I am a member of the 45th Infantry Division (Thunderbirds) Group. We research the history of the 45th and share what we find on the group’s site.
We also assist families in researching their ancestors’ service in the 45th.
In January, 1944 while serving in Italy as a member of the 135th Infantry Regiment, 34th Infantry Division, Private Robert J. Rankl was captured by the Germans.
He escaped and sought refuge near Monte Buono, Umbria, Italy.
On April 13, 1944, Private Rankl along with seven other soldiers were recaptured and executed by the Nazis in the San Benedetto churchyard near Monte Buono.
Because four of the victims were members of the 45th, our 45th group is researching all eight of the victims. I was assigned to make the Freedom of Information Act request for Private Rankl’s Individual Deceased Personnel File (IDPF).
I just received Private Rankl’s IDPF and have made it available on Scribd.
The file reports on the investigation of his murder, the location and identification of his remains, and in 1948 the return of his remains for burial in Saint Peter’s Cemetery in Pittsburg, Pennsylvania.
The murder of prisoners of war (POWs) in WWII:
On the Eastern Front, the Nazi murder of POWs was routine and a matter of policy. While some of the regular German army units did not execute prisoners, they were aware that the prisoners they took were often later executed by the SS units. At times regular Germany army units provided the SS units with armed escorts while the SS units executed POWs. Rarely if ever did regular German army units do anything to stop or even protest the murder of POWs.
Starting with the first moments of WWII in Poland, the Nazis executed Polish Jewish officer and enlisted POWs. Slavic Polish officer POWs were mostly executed as part of the Nazi policy to decapitate Polish leadership in order to more easily enslave the surviving Slavic Poles including enlisted Slavic Polish POWs.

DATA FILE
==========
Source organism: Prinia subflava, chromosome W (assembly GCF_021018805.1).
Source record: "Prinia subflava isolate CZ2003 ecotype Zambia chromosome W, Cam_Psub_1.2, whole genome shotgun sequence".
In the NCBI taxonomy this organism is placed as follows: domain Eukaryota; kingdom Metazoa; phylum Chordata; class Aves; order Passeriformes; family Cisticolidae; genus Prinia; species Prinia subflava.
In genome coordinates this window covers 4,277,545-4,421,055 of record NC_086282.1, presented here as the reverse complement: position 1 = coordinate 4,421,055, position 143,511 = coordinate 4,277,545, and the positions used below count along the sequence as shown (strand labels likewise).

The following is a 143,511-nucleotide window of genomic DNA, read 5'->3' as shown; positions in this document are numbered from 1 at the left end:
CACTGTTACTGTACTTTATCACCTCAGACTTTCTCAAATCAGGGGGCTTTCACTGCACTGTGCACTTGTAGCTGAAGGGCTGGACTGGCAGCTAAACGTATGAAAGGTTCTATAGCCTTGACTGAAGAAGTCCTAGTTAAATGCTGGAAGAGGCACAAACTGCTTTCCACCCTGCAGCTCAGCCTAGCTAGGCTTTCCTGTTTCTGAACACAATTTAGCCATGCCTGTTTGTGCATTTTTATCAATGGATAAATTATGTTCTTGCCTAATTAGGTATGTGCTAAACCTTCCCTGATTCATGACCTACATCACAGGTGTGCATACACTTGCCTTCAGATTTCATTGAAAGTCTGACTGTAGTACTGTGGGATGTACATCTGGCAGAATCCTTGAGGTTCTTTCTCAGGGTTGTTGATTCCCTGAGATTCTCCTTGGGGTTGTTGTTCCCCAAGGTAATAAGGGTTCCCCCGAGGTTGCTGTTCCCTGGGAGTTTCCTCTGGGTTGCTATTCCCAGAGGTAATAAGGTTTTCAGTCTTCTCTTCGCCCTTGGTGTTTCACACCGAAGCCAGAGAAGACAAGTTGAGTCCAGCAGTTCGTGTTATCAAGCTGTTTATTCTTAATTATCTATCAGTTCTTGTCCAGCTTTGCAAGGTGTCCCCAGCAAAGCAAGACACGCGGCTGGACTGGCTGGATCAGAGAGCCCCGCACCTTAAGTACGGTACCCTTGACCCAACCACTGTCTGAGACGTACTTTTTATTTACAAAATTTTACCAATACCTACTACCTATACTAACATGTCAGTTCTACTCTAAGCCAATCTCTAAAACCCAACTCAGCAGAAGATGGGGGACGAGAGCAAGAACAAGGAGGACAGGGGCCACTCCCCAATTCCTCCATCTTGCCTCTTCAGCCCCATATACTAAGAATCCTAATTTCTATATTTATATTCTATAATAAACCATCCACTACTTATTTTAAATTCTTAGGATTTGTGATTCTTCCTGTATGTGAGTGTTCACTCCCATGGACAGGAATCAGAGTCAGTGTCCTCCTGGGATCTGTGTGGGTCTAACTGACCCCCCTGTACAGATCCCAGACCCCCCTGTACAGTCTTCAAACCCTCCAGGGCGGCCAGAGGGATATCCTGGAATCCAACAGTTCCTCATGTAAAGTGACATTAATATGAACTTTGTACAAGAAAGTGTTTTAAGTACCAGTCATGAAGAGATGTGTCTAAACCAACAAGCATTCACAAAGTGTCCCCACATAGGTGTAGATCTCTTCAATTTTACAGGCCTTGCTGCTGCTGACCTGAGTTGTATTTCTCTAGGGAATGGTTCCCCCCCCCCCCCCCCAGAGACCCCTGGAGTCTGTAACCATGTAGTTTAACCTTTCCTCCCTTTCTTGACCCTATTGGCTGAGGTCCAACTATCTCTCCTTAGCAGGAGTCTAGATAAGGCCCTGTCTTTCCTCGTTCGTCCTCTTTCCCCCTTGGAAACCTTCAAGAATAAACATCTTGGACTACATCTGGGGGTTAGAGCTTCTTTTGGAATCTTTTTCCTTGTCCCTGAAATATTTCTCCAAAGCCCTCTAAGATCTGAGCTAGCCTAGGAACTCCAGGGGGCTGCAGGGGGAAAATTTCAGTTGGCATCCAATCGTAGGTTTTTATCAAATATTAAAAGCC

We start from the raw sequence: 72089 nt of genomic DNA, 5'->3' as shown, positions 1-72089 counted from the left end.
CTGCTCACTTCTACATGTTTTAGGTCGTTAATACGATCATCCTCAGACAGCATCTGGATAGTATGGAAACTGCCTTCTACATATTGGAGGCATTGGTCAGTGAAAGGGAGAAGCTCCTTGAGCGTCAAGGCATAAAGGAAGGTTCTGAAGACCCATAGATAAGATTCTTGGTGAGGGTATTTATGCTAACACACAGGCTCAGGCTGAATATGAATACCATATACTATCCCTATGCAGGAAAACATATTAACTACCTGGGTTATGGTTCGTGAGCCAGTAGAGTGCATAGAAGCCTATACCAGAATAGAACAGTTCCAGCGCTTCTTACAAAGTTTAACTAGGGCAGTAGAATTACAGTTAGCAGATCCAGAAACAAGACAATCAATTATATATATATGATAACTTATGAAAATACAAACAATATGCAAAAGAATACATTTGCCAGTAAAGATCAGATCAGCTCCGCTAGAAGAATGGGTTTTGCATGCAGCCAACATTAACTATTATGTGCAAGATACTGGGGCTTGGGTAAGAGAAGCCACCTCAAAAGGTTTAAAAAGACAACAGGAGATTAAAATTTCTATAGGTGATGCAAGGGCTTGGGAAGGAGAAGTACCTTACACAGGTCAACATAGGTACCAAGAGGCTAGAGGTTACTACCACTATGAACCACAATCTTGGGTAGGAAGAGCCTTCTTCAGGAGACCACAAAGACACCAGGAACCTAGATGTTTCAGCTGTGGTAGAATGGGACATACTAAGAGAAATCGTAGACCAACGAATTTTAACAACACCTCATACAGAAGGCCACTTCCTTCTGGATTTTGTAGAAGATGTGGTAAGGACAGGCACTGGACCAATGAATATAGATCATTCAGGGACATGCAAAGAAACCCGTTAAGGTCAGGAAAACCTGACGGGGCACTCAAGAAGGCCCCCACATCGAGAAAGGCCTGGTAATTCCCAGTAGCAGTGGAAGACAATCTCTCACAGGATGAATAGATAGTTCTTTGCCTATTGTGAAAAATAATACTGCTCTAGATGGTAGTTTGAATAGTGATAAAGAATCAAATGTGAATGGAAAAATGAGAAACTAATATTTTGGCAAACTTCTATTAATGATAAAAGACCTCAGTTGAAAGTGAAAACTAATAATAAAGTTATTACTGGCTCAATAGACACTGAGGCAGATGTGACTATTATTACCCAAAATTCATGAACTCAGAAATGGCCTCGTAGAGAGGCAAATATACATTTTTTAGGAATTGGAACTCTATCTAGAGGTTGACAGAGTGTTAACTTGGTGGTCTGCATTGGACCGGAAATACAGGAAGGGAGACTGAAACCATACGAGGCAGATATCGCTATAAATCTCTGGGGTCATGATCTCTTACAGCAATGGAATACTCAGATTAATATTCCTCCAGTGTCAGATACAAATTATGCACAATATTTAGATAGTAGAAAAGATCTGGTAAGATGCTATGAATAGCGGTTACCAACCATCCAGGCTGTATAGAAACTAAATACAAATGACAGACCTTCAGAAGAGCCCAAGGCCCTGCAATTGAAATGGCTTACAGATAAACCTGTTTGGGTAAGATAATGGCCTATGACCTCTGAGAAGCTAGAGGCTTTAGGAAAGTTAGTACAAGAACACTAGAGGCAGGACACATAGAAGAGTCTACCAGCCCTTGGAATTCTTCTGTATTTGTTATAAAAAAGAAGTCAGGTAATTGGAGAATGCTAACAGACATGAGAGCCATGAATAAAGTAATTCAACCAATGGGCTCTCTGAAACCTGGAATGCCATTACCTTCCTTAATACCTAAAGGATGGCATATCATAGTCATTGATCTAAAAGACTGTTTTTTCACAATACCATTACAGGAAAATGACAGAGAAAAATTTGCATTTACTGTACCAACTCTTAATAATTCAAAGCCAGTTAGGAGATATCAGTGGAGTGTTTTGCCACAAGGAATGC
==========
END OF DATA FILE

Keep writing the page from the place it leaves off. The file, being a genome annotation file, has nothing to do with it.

As the Soviet Union was militarily allied with the Nazis at that time, the Soviets joined in the attack on Poland. The Soviets executed thousands of Slavic Polish POW officers and hundreds of Polish Jewish POW officers because they were suspected of being potential opponents to Soviet occupation of Poland and rule of Poland by the Soviet controlled Polish Communist Party.
The Nazis continued to execute the Soviet Jewish POWs while starving or working to death at least 50% of the Slavic Soviet POWs.
On the Western Front including Italy, execution by Allied POWs was done more frequently by SS units. In retaliation, Allied units became increasingly reluctant to take prisoners of SS troops. Regular German army units were more likely to attempt to follow the international rules of war on the treatment of POWs.
The German unit that executed Private Rankl and the other GIs is not identified in the documents.
Felix A. Cizewski, my late father, served in the 45th which is why I am a member of the group.
At the time of this atrocity he was serving in southern England as a member of Company C, 3110th Signal Service Battalion helping to prepare for the Normandy landings.
Tags: 3110th Signal Service Battalion, 45th Infantry Division, Felix A. Cizewski, IDPF, Individual Deceased Personnel File, Normandy, Poland, POWs, Prisoners of War, Second World War, Soviet Union, war crimes, World War II